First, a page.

How far could Ronaldo have gone without his injuries?

The Brazilian legend is turning 40, and while he achieved incredible things during his career he could have gone even further if it were not for his chronic physical problems
Ronaldo Nazario de Lima amazed the world, and more than earned his nickname of 'O Fenomeno' as he assured his place in football's hall of fame. He is one of the greatest No. 9s in Brazilian history, and holds the title of second-highest World Cup scorer of all time after travelling to no less than four competitions.

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The World Cup; the Confederations Cup; the Copa America; La Liga: all feature amongst the now-retired striker's trophy collection. If one takes his individual prizes into account, the list would grow even longer.
 

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Ronaldo was chosen as the best player in the world on three occasions, in 1996, 1997 and 2002. He also picked up seven top-scorer awards, in tournaments as varied as the Copa Libertadores, La Liga, the Copa America and the World Cup.
 
But all of those achievements seem almost insufficient bearing in mind the promise of the superstar when he was taking his first steps in the world of football. Strong and rapid, he drove defenders mad with his skills and at just 25 he scored eight goals in a single World Cup: two of them in a spectacular final to down Germany. It is even more impressive considering that O Fenomeno was returning from two years of inactivity following a serious knee injury.
 

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At Barcelona Ronaldo smashed 47 goals in 49 games, surpassing the records of legends like Romario and Johan Cruyff. Not satisfied with being Catalunya's prime hitman, Ronaldo went on to do the same at Inter, inspiring the Italian giants to the UEFA Cup.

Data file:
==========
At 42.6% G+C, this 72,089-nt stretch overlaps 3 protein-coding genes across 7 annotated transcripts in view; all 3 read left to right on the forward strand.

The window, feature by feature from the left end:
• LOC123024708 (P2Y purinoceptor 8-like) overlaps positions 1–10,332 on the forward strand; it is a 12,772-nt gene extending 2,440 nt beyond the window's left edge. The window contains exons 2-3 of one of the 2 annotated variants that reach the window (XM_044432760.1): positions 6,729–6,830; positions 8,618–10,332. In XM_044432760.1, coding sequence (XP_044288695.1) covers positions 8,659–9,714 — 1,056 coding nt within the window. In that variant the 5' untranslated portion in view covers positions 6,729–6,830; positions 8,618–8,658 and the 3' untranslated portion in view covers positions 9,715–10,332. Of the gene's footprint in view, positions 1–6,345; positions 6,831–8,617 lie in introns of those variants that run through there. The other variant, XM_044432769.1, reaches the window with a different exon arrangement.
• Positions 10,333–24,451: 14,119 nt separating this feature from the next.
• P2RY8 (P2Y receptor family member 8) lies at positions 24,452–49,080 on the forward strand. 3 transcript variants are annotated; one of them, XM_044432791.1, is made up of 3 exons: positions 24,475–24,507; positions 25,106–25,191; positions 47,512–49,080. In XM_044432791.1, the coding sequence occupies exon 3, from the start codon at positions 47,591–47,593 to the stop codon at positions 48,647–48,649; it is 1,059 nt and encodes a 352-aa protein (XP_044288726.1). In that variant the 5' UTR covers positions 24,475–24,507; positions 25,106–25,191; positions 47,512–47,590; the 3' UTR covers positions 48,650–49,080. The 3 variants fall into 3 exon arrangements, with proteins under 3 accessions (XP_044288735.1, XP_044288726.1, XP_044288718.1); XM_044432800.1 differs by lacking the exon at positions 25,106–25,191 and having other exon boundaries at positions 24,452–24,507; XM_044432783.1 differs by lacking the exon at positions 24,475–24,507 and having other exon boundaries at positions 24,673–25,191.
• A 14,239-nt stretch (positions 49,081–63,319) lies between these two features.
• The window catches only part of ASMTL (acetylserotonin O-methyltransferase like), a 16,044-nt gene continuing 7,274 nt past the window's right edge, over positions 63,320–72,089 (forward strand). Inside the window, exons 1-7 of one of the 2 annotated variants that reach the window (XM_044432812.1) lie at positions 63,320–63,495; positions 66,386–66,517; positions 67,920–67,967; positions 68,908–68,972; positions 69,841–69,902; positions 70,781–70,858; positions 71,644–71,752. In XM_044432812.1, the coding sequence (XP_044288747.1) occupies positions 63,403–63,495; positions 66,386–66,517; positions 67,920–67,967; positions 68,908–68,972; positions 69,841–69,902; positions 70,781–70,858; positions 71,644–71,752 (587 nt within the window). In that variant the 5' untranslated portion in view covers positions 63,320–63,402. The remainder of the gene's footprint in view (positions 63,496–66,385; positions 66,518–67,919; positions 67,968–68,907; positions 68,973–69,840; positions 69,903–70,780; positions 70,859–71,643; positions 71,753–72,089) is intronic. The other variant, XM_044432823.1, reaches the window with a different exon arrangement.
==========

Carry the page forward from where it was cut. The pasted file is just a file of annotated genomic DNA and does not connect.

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Ronaldo's career path brought one great surprise. He joined the ranks of Real Madrid's Galacticos and won over one of the most demanding supports in the world, even with the added handicap of having shined for their bitter rivals. At the Santiago Bernabeu Ronaldo overcame the initial doubts, gained the affection of the stands and is remembered fondly by the Blancos.
 

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Amongst so many goals and memorable moments, however, one question remains unanswered. Could the superstar have been even better without the chronic injuries that dogged him? The first appeared at the dawn of his career, back in 1995 when he was just 19. 
 
A scan showed inflammation in both knees and damaged cartilage in the right joint. His most serious injury came in the 1999-2000, when a snapped tendon forced him out for five long months.
 
After his recovery, the No. 9 suffered another devastating setback when in his first game back he suffered a complete rupture of the tendon in his knee. The image went around the world via television, and was embedded in supporters' memories. That injury kept the Inter forward out for another 15 months.
 

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From that point onwards Ronaldo was forced to live in constant pain, often missing games to recover. In total he missed almost three years of play due to injury, and finally hung up his boots at 34.
 
But even with all those serious problems, O Fenomeno enthralled the world and carved out a deserved place in history as one of the best ever to take the pitch. If it were not for injuries, more goals and more titles would surely have come. 
 

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But the injuries also helped him become the person he is today: a man that overcame those difficulties, who after more than a year out of the game returned as a king to deliver the World Cup and be chosen once more as the world's best player. It was a comeback worthy of Hollywood. 
 

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The star also helped transform the role of the centre-forward in modern football. He brought together skill, strength and speed in a way few had previously, ending the idea that a No. 9 was tasked merely with hanging off the defence and putting the ball into the net. 
 
Other great Ronaldos would come, such as his 2002 partner in crime Ronaldinho and the Portuguese Cristiano Ronaldo. But both of those owe a great debt to the original R9, who left his example for the world and influenced the pair more than even they could imagine.